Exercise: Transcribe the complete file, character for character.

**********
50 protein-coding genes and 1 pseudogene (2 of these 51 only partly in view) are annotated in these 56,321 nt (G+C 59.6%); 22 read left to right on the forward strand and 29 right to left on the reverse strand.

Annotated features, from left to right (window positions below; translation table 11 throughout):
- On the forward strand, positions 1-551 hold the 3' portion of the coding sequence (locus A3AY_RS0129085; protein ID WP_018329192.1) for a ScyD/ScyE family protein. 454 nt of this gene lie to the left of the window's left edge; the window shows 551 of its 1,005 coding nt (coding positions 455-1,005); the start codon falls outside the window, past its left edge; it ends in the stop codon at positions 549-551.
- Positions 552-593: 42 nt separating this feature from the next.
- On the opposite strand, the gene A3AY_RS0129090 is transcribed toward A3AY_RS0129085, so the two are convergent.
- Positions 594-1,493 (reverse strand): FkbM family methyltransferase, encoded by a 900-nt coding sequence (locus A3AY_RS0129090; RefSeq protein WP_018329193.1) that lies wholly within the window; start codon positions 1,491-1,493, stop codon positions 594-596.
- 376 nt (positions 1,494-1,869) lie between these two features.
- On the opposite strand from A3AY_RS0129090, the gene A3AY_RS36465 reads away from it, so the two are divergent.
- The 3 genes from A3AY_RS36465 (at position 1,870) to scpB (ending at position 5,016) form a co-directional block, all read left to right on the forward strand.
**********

50 protein-coding genes and 1 pseudogene (2 of these 51 only partly in view) are annotated in these 56,321 nt (G+C 59.6%); 22 read left to right on the forward strand and 29 right to left on the reverse strand.

Annotated features, from left to right (window positions below; translation table 11 throughout):
- On the forward strand, positions 1-551 hold the 3' portion of the coding sequence (locus A3AY_RS0129085; protein ID WP_018329192.1) for a ScyD/ScyE family protein. 454 nt of this gene lie to the left of the window's left edge; the window shows 551 of its 1,005 coding nt (coding positions 455-1,005); the start codon falls outside the window, past its left edge; it ends in the stop codon at positions 549-551.
- Positions 552-593: 42 nt separating this feature from the next.
- On the opposite strand, the gene A3AY_RS0129090 is transcribed toward A3AY_RS0129085, so the two are convergent.
- Positions 594-1,493 (reverse strand): FkbM family methyltransferase, encoded by a 900-nt coding sequence (locus A3AY_RS0129090; RefSeq protein WP_018329193.1) that lies wholly within the window; start codon positions 1,491-1,493, stop codon positions 594-596.
- 376 nt (positions 1,494-1,869) lie between these two features.
- On the opposite strand from A3AY_RS0129090, the gene A3AY_RS36465 reads away from it, so the two are divergent.
- The 3 genes from A3AY_RS36465 (at position 1,870) to scpB (ending at position 5,016) form a co-directional block, all read left to right on the forward strand.